In my last post, I described the power of a great client experience. Today, I’d like to explore how a firm can move from thinking about client service to delivering a true client experience (CX). Once again, I’ve tapped Ryan Suydam*, Chief Experience Officer at Client Savvy, to provide his expert guidance along the way.

McDonald York Building Company, a construction firm based in Raleigh, North Carolina, is an example of a professional services firm that is doing client experience right. In fact, they have even branded their CX program, which they call MYWay®. The program consists of three core practices that affect clients at every point of the engagement:

  1. Continuous Innovation — a deep cultural commitment to finding better ways to deliver their services.
  2. Progressive Processes — their whole-hearted adoption of leading-edge processes, programs and standards, from safety to quality to sustainability.
  3. End-to-end Workflows — a customized approach to project delivery that builds on up-front data, careful cost controls and respect for the schedule. The firm is involved in every stage of a project, from pre-construction to post-construction services.

The MyWay program is designed to instill trust, foster collaboration and ensure that communication is rock solid from the very beginning of every engagement. In fact, these values are baked into the company’s DNA. According to Ryan, “Their new hires are vetted by MYWay. And it’s in their proposals, as well as in the field.”

But how can a firm like yours start building an extraordinary client experience? McDonaldYork started theirs in 2010. There’s no reason you can’t do the same today.

Perhaps the easiest way to begin thinking about your clients’ experience is to start at the end of the client journey, then design backwards. “If you can understand why your best clients continue to do business with you, you will have taken a giant first step,” says Ryan.

Any successful client experience program must be tied to real business objectives. At Client Savvy, for instance, Ryan’s team determined that their top business challenges were client acquisition and client retention. So they designed CX strategies to target those business functions.

“Now, we have a dashboard that shows how many active business problems we have documented for each client. If we ever see a zero on the board, we know the client has solved that problem (hooray!). But if we don’t discover what their next problem is and start helping them with that, they probably won’t stick around for long.”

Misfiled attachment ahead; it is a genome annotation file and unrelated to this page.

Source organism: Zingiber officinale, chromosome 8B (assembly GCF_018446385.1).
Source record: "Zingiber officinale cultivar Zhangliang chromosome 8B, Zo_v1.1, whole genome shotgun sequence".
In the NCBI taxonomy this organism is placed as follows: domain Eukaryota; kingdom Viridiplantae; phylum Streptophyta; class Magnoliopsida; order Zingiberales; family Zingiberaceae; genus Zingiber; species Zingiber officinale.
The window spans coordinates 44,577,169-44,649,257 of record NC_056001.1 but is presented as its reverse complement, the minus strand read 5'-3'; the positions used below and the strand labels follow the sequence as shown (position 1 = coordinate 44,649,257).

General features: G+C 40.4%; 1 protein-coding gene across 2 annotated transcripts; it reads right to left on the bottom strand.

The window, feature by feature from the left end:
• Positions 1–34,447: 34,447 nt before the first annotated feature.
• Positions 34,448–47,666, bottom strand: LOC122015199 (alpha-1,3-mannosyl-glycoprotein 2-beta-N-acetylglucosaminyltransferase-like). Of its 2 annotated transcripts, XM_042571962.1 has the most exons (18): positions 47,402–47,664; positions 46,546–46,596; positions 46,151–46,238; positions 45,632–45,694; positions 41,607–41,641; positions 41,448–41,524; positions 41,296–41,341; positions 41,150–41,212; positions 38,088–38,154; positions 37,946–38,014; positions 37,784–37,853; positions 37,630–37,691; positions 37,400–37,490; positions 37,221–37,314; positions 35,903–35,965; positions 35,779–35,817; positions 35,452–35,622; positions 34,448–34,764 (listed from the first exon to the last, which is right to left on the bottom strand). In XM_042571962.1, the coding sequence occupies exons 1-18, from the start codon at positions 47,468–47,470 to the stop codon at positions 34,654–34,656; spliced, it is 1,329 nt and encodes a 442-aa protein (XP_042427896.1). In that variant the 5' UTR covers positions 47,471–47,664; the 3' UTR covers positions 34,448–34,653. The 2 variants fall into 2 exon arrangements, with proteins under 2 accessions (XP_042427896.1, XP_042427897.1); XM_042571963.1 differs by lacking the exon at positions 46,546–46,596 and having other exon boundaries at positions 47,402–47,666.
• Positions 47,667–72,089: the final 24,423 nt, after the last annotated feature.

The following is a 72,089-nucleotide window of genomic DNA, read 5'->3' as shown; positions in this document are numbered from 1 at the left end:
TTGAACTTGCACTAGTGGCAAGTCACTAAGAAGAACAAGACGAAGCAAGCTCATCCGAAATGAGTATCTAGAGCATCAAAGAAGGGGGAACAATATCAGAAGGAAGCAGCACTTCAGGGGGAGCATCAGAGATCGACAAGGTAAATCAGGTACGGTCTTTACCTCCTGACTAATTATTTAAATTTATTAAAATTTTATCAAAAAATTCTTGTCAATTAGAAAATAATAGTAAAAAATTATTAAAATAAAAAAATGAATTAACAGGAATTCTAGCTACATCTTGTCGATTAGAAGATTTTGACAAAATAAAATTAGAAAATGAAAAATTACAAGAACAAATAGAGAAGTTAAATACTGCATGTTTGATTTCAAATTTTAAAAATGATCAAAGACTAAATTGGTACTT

Your CX strategy might be different. You might need to fuel your referral engine, enter new markets or reduce employee turnover. Once you determine your critical path, you need to attack it at two levels:

  1. Improving the client’s outcomes
  2. Motivating your employees to deliver on your promise

In the book Customer Experience 3.0, John Goodman lays out a four-part framework to ensure that CX “is designed into all organizational activities, resulting in a complete, consistent, continuously improving experience”:

  • Doing it right the first time
  • Encouraging easy access to service via effortless channels
  • Creating a complete customer service experience via every communication channel
  • Listening and learning by creating an effective voice of the customer process

This approach addresses the full cycle of a client’s interaction with your business — from setting initial expectations (articulating your promise) to delivering friction-free customer service to collecting feedback at the end of an engagement.

As for your employees, CX can’t be “just one more thing” they have to do. “It has to create meaningfully positive outcomes, quickly, for everyone involved,” says Ryan.

“Even before trying to lay out a CX strategy, just start talking about CX. Ask people in your organization to describe great customer experiences they had at a restaurant, while traveling or in a retail transaction. Look for objective lessons and discuss how you might apply those lessons to your firm. More than anything, having these discussions will get people motivated and excited about the changes to come.”

The good news is you don’t have to tackle client experience everywhere in your business at once. Uncover the worst pain points and start there. Keep your business goals firmly in sight. And most importantly, get your staff engaged in the process — because a great client experience always starts with them.

*Ryan Suydam is Chief Experience Officer at Client Savvy, where he helps professional services clients design and deliver an exceptional client experience. You can meet Ryan and learn more about client experience at the next CXps Conference.

Karl Feldman